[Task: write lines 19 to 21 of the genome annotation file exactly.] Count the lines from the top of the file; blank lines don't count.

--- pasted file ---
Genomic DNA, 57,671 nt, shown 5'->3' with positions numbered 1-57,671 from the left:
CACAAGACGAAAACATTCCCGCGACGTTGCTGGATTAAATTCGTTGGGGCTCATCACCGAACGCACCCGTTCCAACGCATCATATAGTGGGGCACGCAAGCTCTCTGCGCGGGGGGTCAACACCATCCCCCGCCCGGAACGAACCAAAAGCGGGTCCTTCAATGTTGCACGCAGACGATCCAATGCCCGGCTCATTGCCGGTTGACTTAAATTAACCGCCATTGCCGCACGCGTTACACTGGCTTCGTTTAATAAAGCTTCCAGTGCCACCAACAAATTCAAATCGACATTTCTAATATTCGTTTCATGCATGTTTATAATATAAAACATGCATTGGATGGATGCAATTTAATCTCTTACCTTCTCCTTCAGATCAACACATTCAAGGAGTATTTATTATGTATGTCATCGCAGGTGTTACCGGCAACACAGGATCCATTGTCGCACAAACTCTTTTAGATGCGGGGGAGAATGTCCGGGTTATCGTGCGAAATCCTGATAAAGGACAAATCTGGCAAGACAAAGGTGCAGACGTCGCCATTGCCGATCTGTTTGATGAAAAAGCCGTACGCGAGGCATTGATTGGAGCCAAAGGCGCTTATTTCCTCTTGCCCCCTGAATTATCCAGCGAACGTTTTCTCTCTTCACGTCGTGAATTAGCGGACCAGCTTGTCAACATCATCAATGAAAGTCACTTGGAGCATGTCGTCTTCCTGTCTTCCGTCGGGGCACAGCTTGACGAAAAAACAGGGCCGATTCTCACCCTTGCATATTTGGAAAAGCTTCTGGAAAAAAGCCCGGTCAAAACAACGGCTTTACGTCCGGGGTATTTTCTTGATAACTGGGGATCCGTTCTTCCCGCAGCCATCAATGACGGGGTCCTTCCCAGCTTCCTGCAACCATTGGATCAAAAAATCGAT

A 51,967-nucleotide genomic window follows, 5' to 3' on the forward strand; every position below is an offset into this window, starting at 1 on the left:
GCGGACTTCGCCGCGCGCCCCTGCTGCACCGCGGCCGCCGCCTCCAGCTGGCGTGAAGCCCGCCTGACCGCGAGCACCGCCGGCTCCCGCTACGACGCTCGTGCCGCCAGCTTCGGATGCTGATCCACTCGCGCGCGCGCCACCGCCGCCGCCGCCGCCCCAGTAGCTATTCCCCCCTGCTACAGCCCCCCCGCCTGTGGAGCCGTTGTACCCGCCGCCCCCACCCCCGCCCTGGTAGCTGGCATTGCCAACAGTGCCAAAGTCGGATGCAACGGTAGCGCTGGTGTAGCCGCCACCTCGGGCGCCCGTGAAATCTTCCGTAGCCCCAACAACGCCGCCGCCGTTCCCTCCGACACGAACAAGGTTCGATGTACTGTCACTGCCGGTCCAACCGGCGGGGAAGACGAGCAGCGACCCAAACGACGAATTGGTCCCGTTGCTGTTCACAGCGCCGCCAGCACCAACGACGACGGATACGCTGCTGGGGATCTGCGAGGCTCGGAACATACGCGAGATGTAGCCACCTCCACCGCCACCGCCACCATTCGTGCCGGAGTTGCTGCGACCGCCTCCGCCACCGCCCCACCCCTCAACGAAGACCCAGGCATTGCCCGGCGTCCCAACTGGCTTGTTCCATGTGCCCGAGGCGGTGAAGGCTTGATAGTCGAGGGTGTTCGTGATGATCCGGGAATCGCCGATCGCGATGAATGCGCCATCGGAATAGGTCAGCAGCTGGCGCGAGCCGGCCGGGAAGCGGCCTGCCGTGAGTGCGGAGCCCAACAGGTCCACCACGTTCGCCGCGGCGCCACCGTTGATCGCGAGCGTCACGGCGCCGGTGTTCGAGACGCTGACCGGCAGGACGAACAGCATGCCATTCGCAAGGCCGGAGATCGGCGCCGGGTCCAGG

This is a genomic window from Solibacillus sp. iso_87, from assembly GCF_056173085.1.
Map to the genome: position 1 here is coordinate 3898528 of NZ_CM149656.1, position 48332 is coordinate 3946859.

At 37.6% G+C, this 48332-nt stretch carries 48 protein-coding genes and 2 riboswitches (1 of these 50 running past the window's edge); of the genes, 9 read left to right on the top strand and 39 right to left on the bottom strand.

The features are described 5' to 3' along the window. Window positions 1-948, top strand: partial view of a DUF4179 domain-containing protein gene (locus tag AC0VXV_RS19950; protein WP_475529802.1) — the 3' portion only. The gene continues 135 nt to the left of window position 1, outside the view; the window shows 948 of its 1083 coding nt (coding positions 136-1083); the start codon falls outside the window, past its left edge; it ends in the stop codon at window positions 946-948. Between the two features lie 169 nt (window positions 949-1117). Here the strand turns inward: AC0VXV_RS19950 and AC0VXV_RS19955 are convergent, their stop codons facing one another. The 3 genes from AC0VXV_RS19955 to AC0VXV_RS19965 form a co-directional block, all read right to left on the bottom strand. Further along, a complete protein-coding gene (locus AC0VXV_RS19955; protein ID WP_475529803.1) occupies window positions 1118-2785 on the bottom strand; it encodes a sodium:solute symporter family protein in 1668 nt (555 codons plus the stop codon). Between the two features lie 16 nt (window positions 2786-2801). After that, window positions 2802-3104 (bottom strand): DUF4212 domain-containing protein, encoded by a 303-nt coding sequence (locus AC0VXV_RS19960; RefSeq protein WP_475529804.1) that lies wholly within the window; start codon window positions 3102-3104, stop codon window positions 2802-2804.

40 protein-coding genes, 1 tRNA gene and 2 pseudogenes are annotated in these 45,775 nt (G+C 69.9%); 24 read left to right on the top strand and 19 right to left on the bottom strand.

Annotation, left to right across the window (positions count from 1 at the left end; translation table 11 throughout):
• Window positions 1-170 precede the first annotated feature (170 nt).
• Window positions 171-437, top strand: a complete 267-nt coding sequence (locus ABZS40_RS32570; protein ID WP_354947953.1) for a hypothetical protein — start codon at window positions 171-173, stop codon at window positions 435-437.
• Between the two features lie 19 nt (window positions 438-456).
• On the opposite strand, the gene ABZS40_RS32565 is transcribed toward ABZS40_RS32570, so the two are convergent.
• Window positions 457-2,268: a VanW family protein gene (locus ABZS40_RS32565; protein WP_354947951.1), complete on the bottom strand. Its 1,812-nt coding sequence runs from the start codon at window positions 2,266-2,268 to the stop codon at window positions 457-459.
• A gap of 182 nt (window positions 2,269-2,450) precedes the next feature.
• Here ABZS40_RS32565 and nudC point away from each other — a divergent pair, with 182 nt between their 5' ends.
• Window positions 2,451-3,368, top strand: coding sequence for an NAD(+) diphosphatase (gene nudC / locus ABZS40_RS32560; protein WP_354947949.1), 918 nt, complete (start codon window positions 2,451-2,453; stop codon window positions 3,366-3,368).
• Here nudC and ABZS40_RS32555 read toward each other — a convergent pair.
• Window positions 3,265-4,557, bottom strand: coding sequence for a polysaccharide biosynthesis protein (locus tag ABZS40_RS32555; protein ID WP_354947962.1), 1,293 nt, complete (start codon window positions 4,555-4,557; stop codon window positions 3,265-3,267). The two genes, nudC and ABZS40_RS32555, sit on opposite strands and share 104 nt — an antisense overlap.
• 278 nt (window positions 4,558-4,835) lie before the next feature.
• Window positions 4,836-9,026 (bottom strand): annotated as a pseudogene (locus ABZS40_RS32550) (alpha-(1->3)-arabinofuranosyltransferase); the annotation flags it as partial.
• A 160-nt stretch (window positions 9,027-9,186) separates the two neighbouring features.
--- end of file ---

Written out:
• Here nudC and ABZS40_RS32555 read toward each other — a convergent pair.
• Window positions 3,265-4,557, bottom strand: coding sequence for a polysaccharide biosynthesis protein (locus tag ABZS40_RS32555; protein ID WP_354947962.1), 1,293 nt, complete (start codon window positions 4,555-4,557; stop codon window positions 3,265-3,267). The two genes, nudC and ABZS40_RS32555, sit on opposite strands and share 104 nt — an antisense overlap.
• 278 nt (window positions 4,558-4,835) lie before the next feature.